Agonist–antagonist properties of N-allyl-[D-Ala]2-Met-enkephalin

Abstract

RECEPTOR displacement of the opiate antagonist naloxone requires concentrations of morphine and other opiate alkaloids similar to those required to elicit analgesia1–3 or inhibit ileal contraction4–5. A new class of opiates with structures based on the discovery of endogenous, morphine-like pentapeptide—enkephalin6—also displace opiate receptor binding with potencies paralleling in vivo activities7–10. Intrinsic activity (agonist or antagonist quality), a different dimension of opiate alkaloid effects in vivo, is closely correlated with the in vitro effects of sodium ion in the incubation medium: while antagonist binding to opiate receptors labelled by radioactive naloxone is almost unaffected by sodium ion addition, opiate alkaloid agonists become 10–60-fold weaker and mixed agonist–antagonists have intermediate downward shifts in apparent affinity after sodium ion addition1,11. We present here an analysis of the sodium sensitivities of the major opiate peptides which have all been identified as ‘agonists’ thus far. In addition, we describe the synthesis, behavioural and in vitro receptor analysis of N-allyl-[D-Ala]2-Met-enkephalin (Fig. 1), a novel peptide whose structure was designed in analogy12 with that of the alkaloid opiate antagonists13 in order to obtain a peptide opiate antagonist, if possible.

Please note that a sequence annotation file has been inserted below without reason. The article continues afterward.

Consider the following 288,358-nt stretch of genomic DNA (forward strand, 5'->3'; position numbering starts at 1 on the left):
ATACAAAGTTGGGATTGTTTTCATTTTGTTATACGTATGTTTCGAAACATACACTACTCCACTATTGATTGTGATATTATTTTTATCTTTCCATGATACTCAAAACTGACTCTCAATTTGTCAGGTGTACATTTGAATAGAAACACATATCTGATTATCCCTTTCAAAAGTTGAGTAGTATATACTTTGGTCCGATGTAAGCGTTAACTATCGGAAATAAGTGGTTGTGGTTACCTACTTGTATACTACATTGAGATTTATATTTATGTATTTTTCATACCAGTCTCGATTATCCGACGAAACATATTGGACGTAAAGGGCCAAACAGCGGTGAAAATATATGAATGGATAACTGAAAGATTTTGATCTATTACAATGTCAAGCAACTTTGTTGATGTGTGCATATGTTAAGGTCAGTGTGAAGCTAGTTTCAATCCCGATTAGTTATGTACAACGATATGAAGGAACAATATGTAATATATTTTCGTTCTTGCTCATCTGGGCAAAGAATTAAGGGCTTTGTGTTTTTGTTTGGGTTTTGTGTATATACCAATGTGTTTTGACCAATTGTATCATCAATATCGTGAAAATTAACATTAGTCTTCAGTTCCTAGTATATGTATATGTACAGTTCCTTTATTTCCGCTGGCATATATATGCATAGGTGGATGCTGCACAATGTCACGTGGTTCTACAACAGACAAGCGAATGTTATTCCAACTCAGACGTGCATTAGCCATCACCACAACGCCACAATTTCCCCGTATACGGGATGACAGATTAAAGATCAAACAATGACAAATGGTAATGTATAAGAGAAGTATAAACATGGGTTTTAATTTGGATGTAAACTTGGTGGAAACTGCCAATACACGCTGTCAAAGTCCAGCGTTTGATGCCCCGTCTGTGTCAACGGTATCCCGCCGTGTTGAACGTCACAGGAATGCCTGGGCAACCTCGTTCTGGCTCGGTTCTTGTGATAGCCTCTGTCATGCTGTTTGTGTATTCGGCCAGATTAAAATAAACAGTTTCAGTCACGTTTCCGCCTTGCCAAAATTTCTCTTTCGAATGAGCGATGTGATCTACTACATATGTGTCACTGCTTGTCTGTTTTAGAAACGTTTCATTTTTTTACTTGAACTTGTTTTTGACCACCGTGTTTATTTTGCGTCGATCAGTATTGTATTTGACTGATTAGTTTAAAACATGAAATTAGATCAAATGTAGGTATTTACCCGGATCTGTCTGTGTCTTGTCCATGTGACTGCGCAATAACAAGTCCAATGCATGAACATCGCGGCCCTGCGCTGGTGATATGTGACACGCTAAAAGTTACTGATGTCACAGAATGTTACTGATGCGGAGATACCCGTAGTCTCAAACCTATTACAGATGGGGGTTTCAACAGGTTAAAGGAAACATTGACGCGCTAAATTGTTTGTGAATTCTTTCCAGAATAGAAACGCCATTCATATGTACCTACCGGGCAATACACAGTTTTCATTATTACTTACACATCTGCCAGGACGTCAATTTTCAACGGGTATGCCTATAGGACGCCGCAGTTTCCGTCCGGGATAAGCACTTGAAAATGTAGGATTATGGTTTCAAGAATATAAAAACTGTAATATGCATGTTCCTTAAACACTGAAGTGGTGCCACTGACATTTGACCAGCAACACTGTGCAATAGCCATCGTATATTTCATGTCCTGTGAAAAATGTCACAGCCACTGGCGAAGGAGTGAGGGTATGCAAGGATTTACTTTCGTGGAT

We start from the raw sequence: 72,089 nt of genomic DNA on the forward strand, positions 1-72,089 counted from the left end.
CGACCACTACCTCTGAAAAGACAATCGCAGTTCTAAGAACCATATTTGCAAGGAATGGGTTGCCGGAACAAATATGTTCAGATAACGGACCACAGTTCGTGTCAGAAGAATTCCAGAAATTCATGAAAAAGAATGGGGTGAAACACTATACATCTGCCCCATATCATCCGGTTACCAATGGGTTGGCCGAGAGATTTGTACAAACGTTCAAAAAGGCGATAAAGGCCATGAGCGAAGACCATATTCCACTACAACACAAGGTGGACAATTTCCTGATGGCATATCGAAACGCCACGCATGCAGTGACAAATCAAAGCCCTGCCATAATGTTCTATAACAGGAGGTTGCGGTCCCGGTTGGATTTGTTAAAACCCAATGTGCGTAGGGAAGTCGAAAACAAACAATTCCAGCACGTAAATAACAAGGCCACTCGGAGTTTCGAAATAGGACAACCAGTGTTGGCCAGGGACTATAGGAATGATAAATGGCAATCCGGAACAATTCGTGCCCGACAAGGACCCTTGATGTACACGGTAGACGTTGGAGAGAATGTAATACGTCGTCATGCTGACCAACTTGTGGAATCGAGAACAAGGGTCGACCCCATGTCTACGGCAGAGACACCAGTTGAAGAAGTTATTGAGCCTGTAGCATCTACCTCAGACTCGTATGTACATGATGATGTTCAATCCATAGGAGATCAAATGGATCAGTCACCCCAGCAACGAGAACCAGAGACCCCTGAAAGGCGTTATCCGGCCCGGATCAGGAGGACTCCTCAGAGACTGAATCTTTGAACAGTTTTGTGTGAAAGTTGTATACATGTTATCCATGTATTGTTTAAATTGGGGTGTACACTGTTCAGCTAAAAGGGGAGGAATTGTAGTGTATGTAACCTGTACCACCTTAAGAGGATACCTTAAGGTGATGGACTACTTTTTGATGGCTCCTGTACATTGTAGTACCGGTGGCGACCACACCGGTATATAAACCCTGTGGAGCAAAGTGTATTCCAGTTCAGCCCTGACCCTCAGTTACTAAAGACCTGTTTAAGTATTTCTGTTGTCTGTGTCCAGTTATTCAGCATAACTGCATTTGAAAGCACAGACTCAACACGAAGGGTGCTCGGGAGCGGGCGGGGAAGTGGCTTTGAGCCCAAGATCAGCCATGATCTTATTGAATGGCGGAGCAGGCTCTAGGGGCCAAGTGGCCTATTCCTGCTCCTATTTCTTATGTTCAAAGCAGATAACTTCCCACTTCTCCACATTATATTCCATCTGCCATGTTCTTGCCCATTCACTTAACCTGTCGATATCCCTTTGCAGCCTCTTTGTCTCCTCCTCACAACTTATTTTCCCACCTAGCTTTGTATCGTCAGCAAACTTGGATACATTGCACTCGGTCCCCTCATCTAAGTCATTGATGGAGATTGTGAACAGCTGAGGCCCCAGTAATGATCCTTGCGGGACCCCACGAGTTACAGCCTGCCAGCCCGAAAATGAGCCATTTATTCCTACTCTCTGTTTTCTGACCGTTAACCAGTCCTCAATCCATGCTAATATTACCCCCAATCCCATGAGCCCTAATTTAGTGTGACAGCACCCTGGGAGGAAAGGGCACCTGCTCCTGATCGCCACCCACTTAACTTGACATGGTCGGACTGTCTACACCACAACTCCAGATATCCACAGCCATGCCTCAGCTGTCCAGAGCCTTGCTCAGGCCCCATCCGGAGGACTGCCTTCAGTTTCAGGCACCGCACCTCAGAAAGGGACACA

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PERT, C., BOWIE, D., PERT, A. et al. Agonist–antagonist properties of N-allyl-[D-Ala]2-Met-enkephalin. Nature 269, 73–75 (1977). https://doi.org/10.1038/269073a0

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